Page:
Both sides vulnerable


{spade} K 6 4 3 2

{heart} K J

{diam} 4

{club} 9 6 4 3 2


{spade} Q 9 8

{heart} A 6 4 2

{diam} Q J 10 2

{club} K 5


{spade} A J 10

{heart} 5 3

{diam} K 9 8 6

{club} J 10 8 7


{spade} 7 5

{heart} Q 10 9 8 7

{diam} A 7 5 3

{club} A Q

The bidding:SouthWestNorthEast 1 {heart}Pass1 {spade} Pass 2 {diam}Pass2 {heart}All Pass Opening lead: {diam} Q

"I've heard that at duplicate bridge, declarer must take calculated risks to make overtricks," a club player remarked.

"True," I replied, "if you think the contract will be the same at all the other tables. But if you're at a game nobody else will reach, play safe for the contract."

"I tried for overtricks in one deal today," he said, "and partner was upset when my play failed."

"You can't judge a doctor's skill by what the undertaker says," I said, shrugging. "What happened?"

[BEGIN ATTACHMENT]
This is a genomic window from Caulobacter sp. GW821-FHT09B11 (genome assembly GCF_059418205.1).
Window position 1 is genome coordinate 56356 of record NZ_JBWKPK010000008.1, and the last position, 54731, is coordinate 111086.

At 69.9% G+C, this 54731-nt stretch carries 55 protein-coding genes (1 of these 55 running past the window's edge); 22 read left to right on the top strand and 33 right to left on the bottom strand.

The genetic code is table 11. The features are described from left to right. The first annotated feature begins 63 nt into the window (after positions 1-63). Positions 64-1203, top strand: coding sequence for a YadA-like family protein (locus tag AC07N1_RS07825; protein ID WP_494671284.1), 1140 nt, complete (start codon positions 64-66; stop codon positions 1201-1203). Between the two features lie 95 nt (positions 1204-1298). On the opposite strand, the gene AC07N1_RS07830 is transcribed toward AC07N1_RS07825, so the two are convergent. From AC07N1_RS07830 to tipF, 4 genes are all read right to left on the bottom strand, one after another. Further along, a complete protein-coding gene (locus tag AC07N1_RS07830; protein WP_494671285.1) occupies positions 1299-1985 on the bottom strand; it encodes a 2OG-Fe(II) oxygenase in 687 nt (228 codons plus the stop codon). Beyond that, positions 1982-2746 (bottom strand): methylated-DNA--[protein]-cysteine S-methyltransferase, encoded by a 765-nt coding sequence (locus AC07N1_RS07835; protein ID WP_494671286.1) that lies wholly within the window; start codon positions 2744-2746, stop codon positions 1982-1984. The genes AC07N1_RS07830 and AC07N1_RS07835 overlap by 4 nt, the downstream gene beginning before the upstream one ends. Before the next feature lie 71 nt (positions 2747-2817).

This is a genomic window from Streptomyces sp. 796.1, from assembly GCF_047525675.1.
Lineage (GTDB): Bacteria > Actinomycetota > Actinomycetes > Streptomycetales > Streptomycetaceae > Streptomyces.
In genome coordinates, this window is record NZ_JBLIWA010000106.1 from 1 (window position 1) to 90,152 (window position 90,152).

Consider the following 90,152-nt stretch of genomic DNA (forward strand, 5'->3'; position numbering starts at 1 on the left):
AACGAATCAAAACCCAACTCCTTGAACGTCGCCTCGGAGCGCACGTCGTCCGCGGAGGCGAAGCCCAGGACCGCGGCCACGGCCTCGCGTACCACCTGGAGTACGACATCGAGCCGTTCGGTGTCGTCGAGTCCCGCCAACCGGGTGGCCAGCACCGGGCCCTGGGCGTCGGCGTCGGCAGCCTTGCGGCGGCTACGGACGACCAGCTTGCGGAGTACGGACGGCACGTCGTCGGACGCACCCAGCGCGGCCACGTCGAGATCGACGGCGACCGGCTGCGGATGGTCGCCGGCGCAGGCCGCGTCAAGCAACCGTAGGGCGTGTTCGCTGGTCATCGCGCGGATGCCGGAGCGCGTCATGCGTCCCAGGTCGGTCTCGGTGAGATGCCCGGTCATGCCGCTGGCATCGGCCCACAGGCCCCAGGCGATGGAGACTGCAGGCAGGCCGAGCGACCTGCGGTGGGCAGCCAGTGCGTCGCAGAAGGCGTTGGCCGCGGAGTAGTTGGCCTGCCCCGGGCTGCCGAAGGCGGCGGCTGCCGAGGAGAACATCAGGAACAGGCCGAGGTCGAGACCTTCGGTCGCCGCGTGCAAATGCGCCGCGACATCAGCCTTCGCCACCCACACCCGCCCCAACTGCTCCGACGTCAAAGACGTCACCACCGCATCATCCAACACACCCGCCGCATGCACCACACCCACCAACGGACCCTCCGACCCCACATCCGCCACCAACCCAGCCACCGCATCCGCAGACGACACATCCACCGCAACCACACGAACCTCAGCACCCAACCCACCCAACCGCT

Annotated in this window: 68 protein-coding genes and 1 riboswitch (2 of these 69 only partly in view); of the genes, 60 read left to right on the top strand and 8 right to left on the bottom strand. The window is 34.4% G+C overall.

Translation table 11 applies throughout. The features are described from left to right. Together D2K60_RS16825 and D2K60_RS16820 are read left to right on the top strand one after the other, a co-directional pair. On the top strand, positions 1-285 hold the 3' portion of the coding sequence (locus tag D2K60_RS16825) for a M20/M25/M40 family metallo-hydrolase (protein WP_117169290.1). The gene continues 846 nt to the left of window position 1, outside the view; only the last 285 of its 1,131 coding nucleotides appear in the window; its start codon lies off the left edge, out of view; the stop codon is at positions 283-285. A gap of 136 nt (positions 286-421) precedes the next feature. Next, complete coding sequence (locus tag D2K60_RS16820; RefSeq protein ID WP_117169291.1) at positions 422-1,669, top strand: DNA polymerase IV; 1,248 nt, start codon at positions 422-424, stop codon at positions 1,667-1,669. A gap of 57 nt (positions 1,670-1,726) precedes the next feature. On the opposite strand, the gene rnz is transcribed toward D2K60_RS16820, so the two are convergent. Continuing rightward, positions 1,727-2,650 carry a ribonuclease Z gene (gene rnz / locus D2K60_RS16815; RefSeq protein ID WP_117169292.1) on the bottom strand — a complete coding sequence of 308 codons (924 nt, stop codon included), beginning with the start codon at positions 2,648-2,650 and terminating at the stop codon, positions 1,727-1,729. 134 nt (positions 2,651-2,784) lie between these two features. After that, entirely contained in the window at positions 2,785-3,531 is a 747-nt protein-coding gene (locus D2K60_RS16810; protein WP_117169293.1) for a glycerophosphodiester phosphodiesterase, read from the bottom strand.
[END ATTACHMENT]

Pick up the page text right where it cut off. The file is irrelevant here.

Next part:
As South, my friend had opened a light hand and had landed at two hearts.

"I took the ace of diamonds, ruffed a diamond and tried a club finesse with the queen. When West won, he led a trump, and I couldn't ruff another diamond. I lost two diamonds, two spades, a club and a trump. If East had the king of clubs, I could ruff a second diamond and make an overtrick. Was my play wrong?"

What do you think of South's play?

South should have settled for eight tricks by leading a club to the ace and ruffing a second diamond. The trouble with risking the club finesse was that South was already ahead of the game: On the auction, a trump lead was indicated and might have beaten the contract for sure, but West had failed to lead a trump.

Moreover, the contract at some tables might be different. East-West might enter the auction and make, say, a diamond partial. If South made two hearts for plus 110 points, he'd be sure of a good score, especially if West had the king of clubs.

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